I haven’t read a great deal in the last few months and my statistics show a sharp drop this year. I couldn’t be defined a chain reader, but I still had a yearly average of about 20 books, which is a notch above most people I know. But lately, like everyone else, I’ve been lured by the entertaining power of the internet, which has not only supplanted television, but has also undermined the position of favour that reading enjoyed within the scope of my cultural recreational activities.
I took a liking to reading in my mid teens. I don’t know what sparkled the passion, but something must have happened that made me suddenly sensitive to the world of books. Before that, whenever I had been given novels as present, I had placed them orderly on a shelf without ever falling into the temptation to read them. I occasionally come across these volumes when I tidy up the basement and they make me feel slightly guilty.
All of a sudden I became a fan of Agatha Christie’s mystery stories and in the matter of couple of years, I read her entire production, nearing a hundred books. Then I got to know about the existence of her autobiography and I went up hill and down dale until I found it in a Council library. I borrowed it and read it, feeling it was the coronation of a period during which I had avidly turned page after page of all her stories, simultaneously gaining an insight into a (somewhat outmoded) facet of English culture which was then starting to fascinate me. All along I kept a record of the books that I finished, and although that sheet of paper is now lost, the habit is not, and I still keep track of authors and titles.
I remember my first English book. I saw it in a bookshop window in Triest and it was the original version of a whodunit I’d already read. I asked my mother for permission to buy it with my own money, as if owning it was a shameful deed that required confession before doing. I suppose reading in a foreign language set me apart from all my family and the people I knew: I needed a grownup’s approval because it revealed a desire of escape.
I religiously kept the paperback in a cabinet, waiting for the time when I’d judge myself sufficiently qualified to tackle the task of reading it. Somehow I didn’t want it to be a wasted occasion to learn. When I broke the ice I made sure that I not only understood every single word, but that I’d remember them and possibly use them one day.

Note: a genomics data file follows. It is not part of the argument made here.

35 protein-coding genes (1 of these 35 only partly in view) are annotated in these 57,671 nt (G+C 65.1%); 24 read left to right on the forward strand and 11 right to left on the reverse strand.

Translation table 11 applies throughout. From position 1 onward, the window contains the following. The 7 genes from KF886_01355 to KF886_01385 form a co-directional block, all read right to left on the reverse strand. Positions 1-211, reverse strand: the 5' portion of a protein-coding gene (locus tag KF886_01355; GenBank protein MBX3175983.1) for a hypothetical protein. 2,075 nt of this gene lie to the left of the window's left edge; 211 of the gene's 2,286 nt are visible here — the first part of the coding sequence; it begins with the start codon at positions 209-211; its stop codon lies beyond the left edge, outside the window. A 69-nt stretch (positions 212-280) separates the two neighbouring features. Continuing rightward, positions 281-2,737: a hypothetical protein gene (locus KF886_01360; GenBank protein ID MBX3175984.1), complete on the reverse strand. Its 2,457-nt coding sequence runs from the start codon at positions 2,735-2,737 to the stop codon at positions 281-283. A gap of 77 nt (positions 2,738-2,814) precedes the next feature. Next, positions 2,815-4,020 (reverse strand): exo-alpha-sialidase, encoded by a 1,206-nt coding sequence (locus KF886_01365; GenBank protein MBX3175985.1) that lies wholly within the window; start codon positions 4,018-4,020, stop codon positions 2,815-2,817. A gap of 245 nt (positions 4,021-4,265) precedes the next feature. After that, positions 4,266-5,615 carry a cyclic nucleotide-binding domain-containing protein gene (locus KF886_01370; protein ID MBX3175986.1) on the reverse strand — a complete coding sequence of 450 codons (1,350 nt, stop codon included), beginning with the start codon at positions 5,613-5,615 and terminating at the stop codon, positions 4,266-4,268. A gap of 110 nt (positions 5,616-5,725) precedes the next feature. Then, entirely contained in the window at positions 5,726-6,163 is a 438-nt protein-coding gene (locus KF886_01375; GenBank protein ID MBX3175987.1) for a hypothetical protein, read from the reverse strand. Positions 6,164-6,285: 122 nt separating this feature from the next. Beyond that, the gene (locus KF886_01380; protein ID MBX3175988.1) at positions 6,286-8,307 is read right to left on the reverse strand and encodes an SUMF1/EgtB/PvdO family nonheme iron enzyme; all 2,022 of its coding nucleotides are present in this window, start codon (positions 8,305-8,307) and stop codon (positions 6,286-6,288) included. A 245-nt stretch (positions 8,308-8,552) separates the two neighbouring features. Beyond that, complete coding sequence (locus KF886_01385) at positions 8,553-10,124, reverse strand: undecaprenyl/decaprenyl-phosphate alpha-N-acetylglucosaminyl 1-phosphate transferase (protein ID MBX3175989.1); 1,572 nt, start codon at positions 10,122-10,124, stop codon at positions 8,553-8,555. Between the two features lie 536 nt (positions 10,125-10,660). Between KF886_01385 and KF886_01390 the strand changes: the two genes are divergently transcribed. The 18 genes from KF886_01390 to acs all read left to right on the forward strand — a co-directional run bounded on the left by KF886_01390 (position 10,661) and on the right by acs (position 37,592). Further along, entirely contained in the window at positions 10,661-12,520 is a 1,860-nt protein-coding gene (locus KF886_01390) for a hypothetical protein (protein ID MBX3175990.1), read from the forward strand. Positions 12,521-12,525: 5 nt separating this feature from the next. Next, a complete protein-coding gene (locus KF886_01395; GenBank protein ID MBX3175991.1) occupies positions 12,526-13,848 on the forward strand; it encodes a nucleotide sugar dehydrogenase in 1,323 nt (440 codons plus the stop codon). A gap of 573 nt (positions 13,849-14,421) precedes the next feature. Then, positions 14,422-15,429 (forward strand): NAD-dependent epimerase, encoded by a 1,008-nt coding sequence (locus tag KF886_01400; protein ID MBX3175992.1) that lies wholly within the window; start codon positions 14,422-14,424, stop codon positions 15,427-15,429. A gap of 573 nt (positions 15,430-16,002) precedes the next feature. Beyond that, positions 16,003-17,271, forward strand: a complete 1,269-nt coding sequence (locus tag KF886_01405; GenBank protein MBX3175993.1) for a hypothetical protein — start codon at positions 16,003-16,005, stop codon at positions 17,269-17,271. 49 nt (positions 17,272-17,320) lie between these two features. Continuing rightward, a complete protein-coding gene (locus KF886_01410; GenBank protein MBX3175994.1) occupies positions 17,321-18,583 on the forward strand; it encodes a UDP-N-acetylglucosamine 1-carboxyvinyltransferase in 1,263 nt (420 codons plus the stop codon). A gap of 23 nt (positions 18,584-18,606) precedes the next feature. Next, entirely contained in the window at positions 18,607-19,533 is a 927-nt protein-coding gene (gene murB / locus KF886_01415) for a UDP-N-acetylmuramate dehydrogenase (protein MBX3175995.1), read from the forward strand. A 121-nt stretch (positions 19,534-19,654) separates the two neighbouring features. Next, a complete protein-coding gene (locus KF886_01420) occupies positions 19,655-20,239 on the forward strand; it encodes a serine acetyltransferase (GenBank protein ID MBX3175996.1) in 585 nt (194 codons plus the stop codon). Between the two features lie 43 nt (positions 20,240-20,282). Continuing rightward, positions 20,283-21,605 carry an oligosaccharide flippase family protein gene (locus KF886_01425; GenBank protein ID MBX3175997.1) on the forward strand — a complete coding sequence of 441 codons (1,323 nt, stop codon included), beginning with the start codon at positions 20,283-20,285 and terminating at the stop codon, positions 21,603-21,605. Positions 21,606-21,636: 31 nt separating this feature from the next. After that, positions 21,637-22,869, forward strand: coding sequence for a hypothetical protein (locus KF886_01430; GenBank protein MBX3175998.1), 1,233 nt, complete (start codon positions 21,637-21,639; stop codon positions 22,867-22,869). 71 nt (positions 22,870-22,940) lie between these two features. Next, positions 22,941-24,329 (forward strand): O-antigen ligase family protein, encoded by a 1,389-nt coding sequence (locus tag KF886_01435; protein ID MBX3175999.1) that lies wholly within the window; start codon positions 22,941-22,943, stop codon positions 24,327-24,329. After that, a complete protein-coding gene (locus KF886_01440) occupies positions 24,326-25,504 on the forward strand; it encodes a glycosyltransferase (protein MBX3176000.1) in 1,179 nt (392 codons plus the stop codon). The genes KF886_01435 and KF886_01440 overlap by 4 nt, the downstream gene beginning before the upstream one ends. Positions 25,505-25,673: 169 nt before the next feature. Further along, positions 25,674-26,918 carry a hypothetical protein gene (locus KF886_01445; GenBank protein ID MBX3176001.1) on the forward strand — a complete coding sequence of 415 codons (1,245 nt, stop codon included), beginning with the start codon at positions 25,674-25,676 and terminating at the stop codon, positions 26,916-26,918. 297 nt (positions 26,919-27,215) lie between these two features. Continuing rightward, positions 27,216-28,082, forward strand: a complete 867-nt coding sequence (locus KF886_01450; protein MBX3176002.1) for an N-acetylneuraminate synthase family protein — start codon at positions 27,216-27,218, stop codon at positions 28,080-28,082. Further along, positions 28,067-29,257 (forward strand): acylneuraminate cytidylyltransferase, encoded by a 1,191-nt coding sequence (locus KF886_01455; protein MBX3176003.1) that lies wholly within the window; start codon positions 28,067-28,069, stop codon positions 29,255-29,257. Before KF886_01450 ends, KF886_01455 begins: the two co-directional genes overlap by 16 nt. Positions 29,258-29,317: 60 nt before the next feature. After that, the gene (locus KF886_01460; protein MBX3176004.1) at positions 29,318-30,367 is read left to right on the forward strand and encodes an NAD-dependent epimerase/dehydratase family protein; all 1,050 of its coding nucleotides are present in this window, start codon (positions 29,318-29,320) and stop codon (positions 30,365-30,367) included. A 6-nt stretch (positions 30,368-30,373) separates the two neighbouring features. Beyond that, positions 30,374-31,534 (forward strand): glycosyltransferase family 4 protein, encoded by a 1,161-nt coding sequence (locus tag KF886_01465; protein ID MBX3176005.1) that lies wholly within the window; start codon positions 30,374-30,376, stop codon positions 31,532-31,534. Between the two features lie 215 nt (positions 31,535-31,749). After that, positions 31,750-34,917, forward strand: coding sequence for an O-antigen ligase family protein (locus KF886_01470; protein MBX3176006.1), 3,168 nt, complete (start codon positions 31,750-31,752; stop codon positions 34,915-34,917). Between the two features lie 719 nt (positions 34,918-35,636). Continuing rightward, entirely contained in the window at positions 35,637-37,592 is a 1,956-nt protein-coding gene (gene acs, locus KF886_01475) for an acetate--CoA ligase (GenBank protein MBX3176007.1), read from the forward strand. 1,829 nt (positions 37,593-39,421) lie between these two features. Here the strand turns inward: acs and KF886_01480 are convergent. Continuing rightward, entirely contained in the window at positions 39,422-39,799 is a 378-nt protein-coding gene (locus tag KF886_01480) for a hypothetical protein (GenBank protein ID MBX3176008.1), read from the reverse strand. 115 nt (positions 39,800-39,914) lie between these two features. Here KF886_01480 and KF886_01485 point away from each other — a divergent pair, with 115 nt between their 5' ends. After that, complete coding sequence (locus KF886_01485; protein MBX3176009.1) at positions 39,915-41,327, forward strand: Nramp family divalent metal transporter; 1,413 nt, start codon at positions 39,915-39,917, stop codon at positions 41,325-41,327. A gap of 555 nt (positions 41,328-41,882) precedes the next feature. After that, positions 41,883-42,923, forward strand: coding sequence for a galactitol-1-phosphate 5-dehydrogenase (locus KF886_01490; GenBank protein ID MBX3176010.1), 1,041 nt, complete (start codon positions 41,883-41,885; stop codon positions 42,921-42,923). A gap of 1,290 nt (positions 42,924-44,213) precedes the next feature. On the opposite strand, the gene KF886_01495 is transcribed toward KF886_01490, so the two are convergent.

The list of my readings got longer and longer, and as the years went by foreign titles outnumbered, and then practically replaced, those that had once been only Italian. Now by principle I read books in my language only if I really want that particular title and I can’t find it in another language.
The first six months of this year I’ve been focused on learning Chinese, that’s why reading has given way to study. When I set my eyes on an ebook reader and considered buying one, I wondered if it would be any use in the present circumstances. In spite of being fully aware that it might be a wrong purchase at this specific time given my indifference to reading, I bought one ten days ago.
Before I set about using the gadget, I first had to wind up reading the travel account that my aunt had sent me from
The ebook reader has great potentialities. True, gone is the thrill that I experienced browsing among the library shelves, but I can accomplish tasks that formerly were much more troublesome and carry many titles without effort. In their drab monotony, ebooks all look pretty much the same, but I have already gathered tens of novels that wait to be read at the flick of a finger, just as the books that once lay on the radiator shelf in my sitting room.
The lack of a hard support entails a loss of charm. I won’t be able to give or receive books with a chain message, exchange them in guesthouses, or wait with expectation until I open a mail parcel and extract the contents. But times have changed and books have too, and at least I have recovered my relish for reading, thanks to an ebook reader.